August 9, 2018 8:07 pm
Updated: August 9, 2018 9:17 pm

Canada’s dispute with Saudi Arabia has agriculture industry on edge

The diplomatic showdown between Ottawa and Saudi Arabia could cost the Canadian agriculture industry millions of dollars. Quinn Campbell reports.

A A

Green Prairie International — the name says it all. It’s a forage production facility that ships worldwide, and as such, Canada’s latest political battle with Saudi Arabia could cost them big business.

“The consequences are quite negative extensively, everywhere,” says business manager John Van Hierden.

Green Prairie International has been dealing with Saudi Arabia for the last decade, as the newly developed dried corn silage was expected to be a booming business in the Middle East, but now Van Hierden fears that it is all up in the air.

“If you take an up-and-coming market like Saudi Arabia with the potential to ship upwards of 50,000 metric tons there, it’s more than millions of dollars.”

Saudi Arabia has already blacklisted wheat and barley exports from Canada.

WATCH: No apology from Trudeau on Canada’s dispute with Saudi Arabia


Story continues below

Cam Dahl with Cereals Canada said 135,000 tons of barley has been going to Saudi Arabia every year.

“That represents about seven per cent of our total barley exports every year so that is a significant number and a significant loss,” added Dahl.

Market access is not a new problem for the grain industry and this latest tiff adds to the struggle.

“If this was just one country where we were having market access and concerns about growing protectionism, it would be a speed bump along the road but it’s not,” said Dahl. He added, “It’s costly for farmers and it’s very worrisome for an industry that depends on trade.”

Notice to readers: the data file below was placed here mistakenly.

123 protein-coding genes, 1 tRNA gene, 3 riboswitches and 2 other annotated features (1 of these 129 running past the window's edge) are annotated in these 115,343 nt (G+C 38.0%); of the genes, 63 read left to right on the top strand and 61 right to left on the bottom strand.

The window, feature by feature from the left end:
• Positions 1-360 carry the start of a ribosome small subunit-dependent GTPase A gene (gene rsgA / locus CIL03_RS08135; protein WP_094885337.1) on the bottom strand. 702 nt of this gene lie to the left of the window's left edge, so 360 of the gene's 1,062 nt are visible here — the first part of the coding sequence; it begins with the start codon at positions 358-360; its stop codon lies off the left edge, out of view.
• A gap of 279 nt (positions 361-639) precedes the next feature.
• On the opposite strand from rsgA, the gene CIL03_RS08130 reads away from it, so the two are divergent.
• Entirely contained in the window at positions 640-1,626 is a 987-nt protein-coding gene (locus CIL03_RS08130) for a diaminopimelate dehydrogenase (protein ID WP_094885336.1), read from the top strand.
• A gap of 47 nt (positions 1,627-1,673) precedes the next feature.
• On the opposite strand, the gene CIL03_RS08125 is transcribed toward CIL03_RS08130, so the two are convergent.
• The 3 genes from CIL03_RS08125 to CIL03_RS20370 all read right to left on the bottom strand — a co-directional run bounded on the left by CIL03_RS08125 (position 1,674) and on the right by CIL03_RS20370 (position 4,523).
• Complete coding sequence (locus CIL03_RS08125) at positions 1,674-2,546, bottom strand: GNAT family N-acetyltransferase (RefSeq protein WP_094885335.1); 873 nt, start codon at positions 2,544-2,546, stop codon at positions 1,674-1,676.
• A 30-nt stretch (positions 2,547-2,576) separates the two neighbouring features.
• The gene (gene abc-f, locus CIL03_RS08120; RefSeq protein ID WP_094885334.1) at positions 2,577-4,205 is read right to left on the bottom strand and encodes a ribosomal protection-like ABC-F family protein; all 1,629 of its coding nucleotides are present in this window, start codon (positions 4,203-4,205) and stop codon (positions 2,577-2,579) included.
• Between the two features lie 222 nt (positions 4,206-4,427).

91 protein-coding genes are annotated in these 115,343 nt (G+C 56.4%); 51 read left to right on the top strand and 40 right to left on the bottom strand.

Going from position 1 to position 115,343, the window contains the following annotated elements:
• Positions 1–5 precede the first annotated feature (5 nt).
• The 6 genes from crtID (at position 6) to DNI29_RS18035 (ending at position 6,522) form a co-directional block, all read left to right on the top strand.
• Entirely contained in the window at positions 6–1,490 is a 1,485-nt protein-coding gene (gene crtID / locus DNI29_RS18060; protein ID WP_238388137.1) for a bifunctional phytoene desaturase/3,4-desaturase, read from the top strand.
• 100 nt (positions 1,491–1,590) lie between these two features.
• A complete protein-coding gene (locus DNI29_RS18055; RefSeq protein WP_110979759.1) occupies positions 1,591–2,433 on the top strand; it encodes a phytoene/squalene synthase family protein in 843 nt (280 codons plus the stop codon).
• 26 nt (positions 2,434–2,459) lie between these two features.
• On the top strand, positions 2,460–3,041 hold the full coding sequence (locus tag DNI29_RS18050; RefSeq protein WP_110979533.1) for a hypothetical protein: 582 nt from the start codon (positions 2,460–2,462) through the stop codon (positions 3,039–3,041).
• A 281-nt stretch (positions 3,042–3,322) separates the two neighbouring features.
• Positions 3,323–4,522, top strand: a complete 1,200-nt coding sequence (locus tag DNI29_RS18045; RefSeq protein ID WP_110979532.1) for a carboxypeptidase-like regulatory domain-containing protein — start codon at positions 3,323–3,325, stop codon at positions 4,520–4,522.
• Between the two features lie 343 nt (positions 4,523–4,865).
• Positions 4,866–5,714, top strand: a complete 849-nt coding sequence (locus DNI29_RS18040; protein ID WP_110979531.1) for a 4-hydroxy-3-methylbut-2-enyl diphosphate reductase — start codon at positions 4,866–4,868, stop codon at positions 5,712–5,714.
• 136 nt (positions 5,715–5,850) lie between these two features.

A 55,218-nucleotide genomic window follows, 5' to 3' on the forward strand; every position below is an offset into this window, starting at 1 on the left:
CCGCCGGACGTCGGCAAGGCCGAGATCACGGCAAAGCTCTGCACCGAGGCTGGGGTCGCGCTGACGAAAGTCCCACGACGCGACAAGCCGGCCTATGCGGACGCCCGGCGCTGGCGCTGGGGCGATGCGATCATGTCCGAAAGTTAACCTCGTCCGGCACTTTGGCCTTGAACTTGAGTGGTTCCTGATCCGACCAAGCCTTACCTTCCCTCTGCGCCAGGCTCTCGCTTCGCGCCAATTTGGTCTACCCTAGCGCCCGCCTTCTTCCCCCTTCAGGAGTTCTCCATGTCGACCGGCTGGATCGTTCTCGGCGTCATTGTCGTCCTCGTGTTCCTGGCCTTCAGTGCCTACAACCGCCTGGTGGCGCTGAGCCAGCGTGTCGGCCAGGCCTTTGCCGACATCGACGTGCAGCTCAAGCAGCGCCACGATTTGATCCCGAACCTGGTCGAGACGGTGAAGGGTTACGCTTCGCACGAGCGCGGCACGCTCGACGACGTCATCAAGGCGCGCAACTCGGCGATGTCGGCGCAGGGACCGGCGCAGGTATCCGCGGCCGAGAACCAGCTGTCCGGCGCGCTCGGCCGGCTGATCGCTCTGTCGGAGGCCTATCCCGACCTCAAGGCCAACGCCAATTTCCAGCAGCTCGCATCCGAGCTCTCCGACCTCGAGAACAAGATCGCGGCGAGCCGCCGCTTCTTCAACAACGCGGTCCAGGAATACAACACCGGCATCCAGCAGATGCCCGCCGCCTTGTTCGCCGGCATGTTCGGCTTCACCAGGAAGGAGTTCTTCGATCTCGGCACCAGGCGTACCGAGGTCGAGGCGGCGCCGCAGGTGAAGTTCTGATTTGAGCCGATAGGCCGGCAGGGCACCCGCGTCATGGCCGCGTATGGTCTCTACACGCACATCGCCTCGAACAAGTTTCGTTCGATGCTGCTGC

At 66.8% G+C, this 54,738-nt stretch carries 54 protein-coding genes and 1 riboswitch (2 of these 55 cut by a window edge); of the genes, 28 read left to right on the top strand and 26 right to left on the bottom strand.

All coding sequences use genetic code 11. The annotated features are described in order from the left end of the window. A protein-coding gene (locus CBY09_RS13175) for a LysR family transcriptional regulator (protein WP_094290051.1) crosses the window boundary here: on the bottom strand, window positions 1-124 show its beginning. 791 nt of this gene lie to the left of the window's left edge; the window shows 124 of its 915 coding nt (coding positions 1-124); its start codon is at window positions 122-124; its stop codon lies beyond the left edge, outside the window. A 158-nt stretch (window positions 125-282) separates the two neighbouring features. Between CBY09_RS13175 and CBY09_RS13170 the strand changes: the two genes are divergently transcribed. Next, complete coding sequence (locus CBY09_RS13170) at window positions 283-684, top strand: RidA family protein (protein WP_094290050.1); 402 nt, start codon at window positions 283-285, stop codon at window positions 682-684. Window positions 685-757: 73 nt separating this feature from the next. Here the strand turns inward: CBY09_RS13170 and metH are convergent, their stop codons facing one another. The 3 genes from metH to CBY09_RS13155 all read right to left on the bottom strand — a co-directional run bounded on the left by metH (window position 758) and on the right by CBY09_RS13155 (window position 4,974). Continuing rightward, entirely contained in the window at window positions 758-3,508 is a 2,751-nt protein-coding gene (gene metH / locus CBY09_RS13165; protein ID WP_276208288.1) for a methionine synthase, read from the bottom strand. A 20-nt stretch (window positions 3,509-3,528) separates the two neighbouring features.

WATCH: The effect on Saskatchewan exports to Saudi

No matter the size of the county, Dr. Shamsul Alam, a professor of finance in the faculty of management at the University of Lethbridge said trade loss of any size leaves a mark.

“Any dispute is harmful, whether it is small or it is significant. For example, in the agriculture sector, one in two employment opportunities in the agriculture sector is based on the exports of agriculture products.”

With an unknown future in the feed market, Dahl added the entire industry is waiting to see the ripple effect.

“That kind of volatility is not good for grain farmers and it’s also not good for beef producers who are looking for a stable supply of reasonably-priced product.”

© 2018 Global News, a division of Corus Entertainment Inc.

Report an error

Comments

Want to discuss? Please read our Commenting Policy first.